6th Inniskilling Dragoons
This post further covers the figures I bought back in February, made by the American Company; Blue Moon, I wanted some 15mm British for my Minden army and ordered a couple of units of Infantry and a couple of units of cavalry. I did a full review of the figures HERE. In June I finally got round to painting up some of the infantry and did a show off post of that unit, HERE.
Before I begin though I have to doff my cap to Old Glory UK, having finished off this unit the urge to buy the rest of the stuff I wanted for the Army arrived and I placed an order for some more figures with Old Glory two days ago. As if by magic as I was typing this post (at 4pm) the postman brought my order to my front door, result. Personally I can't get used to the postie turning up that late, it were always before breakfast when I was a lad.
I use an old school method of painting horses with oil paints (which I will outline below), the time painting is very small but I leave a long time drying between stages so it can take a month to do a batch of horses, I usually try and do a load at a time maybe three times a year and then store them till I'm ready to do the full unit.
So how do I feel about these now they are painted up, I have to say impressed, they are better than the Infantry figures however most of that is down to the horses. There is a limited number of poses but they really do scrub up well, for me probably the best 15mm horse this side of AB Figures. As for the riders they do lack a bit of detail and the hands of the troopers are a touch large but that's only a small point, the faces by in large are much better defined that the infantry and are much more suited to my painting style (the exception being the mounted drummer).
I have enough horses done for another two units and one of these is already half done, with the new figs that have just arrived I have everything I need to complete my British Contingent, just need to find some decent 15mm Hanoverian Cavalry now, hint hint Blue Moon.
My horse units for SYW by in large are 12 figures and these bad boys will represent the 6th Inniskilling Dragoons.
The oil method was the main way of painting horses back in the day and I think it was Peter Gilder who started the technique. I have tried with Vallejo but I just cant get horses right so I persevere with this method. I haven't done a full Box to Table post as I have some 28mm AWI British Light Dragoons on the go and will post the extended version of the horse method in that, but here are the basics.
Stage 1. The basic figure, cleaned up and primed with Halford Matt White Car Primer (for none UK residents Halfords is a car spares shop).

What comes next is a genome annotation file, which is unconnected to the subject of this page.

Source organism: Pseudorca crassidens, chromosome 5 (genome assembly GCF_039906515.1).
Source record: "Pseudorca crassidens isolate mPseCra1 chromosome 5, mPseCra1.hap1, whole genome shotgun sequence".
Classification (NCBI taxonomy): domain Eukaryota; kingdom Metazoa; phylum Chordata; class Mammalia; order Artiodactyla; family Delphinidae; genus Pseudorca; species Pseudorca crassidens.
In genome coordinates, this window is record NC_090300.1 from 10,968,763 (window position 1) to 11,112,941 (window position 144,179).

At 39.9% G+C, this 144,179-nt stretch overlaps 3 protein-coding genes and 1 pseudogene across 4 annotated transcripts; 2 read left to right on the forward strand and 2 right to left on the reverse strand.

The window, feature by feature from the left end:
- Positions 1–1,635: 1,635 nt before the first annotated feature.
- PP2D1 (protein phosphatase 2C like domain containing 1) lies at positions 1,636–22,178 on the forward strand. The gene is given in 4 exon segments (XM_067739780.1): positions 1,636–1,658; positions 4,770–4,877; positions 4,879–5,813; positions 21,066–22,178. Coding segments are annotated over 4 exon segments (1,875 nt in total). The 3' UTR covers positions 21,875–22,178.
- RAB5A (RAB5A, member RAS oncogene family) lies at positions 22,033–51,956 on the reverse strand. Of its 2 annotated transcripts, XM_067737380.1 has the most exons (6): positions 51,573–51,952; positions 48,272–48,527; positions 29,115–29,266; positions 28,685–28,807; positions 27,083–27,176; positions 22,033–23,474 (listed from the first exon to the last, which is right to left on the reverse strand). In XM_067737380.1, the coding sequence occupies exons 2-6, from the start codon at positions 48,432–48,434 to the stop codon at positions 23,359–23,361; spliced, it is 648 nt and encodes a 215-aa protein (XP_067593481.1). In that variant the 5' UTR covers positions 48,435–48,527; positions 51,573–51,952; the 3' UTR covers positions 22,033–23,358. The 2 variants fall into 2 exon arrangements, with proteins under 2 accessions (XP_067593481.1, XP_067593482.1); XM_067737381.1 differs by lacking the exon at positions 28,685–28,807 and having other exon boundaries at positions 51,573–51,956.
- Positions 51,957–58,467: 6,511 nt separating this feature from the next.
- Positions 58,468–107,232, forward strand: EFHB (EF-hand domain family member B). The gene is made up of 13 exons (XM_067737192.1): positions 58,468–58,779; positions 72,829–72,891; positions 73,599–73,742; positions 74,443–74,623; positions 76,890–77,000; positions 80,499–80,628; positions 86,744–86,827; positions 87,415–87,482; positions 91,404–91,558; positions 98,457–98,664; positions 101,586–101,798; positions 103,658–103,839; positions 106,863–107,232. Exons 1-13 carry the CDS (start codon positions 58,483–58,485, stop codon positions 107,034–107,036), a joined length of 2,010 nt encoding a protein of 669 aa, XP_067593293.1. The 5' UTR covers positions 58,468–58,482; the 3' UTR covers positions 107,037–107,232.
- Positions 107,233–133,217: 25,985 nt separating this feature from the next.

Stage 2, cover the horse in oil paint, the colour is up to you, but what you need to know is that this colour will end up being you're highlight. I would suggest that Burnt Sienna would be the darkest shade to use at this point. Now once you have done this you need to leave it to dry and I mean dry. If it isn't completely solid the paint will run in the next phase and you will just end up with a mess. I leave my base coat to dry for a minimum of 10 days, yes that's 10 24 hour periods. Some people will risk shorter but for me having done this method for 30 years, I leave it 10 days.
Stage 3, cover the now dry horse with a darker, shading colour which is compatible with the base colour. I would recommend adding a small amount of thinner to the oil paint for this as you need to make sure you get total coverage (this is why the base coat needs to be bone dry as the thinner will lift off even slightly damp base coat).
Stage 4, immediately after applying this coat you need to wipe it off, sounds daft I know. Its important that this is done relatively quick after the top coat is applied. I do this stage in batches of 4 horses. Make sure you use a high quality toilet roll for your wiping ! Gather the paper up so that you have a flat surface and drag it across the surface of the horse until you get the shaded effect above.
Stage 5, leave it to dry again, I leave it 10 days again but this time it will be probably dry in a couple. From there just paint the horse furniture as you normally would. I go back to acrylics for that and they will work perfectly well on dry oil paint.
I would recommend a bit of practice with the oil method if you are going to try it. You don't need to invest a massive amount to have a go, I would start with Burnt Umber and Burnt Sienna as your main two colours along with a yellow and a white to help lighten them and off you go, by mixing you can end up with a massive pallet of colours. If you like it crack on and get some different shades of browns and grey.
Hope that's been of use to some.